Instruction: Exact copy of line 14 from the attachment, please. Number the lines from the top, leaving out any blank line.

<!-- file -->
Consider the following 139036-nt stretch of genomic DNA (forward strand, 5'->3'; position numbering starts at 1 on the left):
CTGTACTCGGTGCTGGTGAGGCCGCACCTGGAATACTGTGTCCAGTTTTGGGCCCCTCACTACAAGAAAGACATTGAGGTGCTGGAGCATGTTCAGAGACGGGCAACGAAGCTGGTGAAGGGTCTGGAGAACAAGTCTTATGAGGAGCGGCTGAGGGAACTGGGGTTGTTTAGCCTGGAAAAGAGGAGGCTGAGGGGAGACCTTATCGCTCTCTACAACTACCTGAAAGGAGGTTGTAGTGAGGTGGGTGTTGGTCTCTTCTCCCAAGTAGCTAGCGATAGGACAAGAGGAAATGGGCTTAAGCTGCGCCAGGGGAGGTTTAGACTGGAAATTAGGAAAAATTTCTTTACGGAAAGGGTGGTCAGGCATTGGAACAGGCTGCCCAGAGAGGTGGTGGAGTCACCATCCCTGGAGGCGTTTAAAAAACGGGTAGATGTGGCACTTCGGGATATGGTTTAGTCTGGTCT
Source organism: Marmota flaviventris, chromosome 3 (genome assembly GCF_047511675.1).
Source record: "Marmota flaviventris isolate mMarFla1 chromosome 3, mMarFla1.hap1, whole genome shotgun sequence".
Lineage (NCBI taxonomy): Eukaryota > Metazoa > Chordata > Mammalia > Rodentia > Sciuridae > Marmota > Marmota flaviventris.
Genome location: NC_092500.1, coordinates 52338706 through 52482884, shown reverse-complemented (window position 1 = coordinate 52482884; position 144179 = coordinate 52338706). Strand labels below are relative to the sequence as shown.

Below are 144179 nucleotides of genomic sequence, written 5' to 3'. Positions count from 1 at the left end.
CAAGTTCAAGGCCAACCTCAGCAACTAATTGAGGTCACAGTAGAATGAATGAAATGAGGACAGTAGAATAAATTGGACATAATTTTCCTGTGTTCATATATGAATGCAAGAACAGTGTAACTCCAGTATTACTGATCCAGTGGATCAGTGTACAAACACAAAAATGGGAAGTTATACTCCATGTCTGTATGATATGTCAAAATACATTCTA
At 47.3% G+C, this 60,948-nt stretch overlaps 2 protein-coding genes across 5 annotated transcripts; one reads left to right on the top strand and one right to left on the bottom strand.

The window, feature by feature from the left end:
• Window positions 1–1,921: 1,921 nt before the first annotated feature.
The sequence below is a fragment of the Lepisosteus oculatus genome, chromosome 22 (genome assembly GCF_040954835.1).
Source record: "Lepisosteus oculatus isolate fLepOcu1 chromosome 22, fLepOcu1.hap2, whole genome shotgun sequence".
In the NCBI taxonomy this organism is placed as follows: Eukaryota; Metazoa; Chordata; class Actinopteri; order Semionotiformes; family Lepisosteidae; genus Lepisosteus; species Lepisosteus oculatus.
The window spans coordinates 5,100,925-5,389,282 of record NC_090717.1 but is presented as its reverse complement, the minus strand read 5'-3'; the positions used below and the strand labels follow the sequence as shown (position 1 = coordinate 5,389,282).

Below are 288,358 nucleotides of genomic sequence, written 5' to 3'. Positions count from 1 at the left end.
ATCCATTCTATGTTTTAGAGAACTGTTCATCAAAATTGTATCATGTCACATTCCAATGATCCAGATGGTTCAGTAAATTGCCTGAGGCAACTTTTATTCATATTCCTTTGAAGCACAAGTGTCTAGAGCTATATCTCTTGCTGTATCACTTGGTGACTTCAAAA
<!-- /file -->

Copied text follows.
In the NCBI taxonomy this organism is placed as follows: Eukaryota; Metazoa; Chordata; class Actinopteri; order Semionotiformes; family Lepisosteidae; genus Lepisosteus; species Lepisosteus oculatus.